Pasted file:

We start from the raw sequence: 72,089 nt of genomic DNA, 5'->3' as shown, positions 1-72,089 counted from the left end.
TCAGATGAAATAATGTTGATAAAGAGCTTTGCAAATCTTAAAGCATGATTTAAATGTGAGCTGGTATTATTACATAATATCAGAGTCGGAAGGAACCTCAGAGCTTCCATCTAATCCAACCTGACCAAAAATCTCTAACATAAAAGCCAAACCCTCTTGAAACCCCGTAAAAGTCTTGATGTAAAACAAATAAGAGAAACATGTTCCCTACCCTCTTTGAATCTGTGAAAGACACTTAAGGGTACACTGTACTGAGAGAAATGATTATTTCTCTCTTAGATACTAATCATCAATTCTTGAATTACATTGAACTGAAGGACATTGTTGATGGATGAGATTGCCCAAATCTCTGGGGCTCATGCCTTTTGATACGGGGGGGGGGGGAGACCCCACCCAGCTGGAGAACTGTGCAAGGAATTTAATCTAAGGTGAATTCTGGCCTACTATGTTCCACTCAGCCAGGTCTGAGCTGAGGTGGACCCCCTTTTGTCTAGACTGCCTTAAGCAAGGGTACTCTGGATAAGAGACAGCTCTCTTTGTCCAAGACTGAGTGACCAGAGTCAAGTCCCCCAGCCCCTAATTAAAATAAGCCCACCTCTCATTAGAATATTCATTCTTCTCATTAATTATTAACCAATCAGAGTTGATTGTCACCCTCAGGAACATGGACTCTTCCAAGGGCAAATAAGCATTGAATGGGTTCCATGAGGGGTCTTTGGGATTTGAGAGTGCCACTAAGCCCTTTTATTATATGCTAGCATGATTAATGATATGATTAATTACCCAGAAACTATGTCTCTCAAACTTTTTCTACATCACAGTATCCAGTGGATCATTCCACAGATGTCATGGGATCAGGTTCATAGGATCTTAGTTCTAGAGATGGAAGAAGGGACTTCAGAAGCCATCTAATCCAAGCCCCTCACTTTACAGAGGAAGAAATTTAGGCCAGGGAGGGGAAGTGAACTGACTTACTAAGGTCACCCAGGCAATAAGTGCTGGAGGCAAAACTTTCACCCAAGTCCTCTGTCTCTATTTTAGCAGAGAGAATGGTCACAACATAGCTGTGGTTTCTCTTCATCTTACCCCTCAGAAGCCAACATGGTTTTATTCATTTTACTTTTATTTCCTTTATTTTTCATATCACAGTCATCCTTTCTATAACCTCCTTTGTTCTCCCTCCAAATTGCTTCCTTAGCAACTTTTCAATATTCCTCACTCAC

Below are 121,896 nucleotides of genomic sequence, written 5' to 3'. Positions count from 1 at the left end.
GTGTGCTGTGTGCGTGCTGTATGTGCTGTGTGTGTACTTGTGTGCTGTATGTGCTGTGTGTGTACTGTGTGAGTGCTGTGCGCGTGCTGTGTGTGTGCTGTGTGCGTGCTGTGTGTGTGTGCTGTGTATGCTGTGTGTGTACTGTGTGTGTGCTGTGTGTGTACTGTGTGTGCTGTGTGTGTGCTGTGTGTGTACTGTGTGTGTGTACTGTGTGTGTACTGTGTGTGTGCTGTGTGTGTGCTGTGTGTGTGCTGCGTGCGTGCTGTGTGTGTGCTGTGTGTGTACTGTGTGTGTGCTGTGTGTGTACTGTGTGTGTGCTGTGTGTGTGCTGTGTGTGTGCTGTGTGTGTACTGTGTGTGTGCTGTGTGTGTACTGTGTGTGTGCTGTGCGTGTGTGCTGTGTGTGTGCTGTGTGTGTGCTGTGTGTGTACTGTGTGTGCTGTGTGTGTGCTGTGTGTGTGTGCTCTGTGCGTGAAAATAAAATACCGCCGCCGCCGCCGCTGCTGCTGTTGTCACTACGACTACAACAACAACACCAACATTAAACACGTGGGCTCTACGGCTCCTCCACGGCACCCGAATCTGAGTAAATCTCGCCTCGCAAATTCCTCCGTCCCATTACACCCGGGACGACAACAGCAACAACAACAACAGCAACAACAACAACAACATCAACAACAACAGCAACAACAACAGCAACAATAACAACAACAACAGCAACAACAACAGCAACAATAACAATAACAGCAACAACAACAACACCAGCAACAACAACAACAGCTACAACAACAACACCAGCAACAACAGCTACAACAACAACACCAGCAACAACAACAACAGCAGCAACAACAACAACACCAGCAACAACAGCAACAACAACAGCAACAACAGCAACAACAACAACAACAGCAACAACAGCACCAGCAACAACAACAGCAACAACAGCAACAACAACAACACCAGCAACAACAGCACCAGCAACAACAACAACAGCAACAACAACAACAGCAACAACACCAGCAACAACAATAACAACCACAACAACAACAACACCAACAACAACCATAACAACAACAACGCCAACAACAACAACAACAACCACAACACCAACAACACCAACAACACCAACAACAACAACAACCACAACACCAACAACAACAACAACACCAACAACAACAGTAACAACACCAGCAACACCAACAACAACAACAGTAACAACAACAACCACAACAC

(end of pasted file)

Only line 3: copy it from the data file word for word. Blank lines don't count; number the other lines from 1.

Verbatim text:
Below are 121,896 nucleotides of genomic sequence, written 5' to 3'. Positions count from 1 at the left end.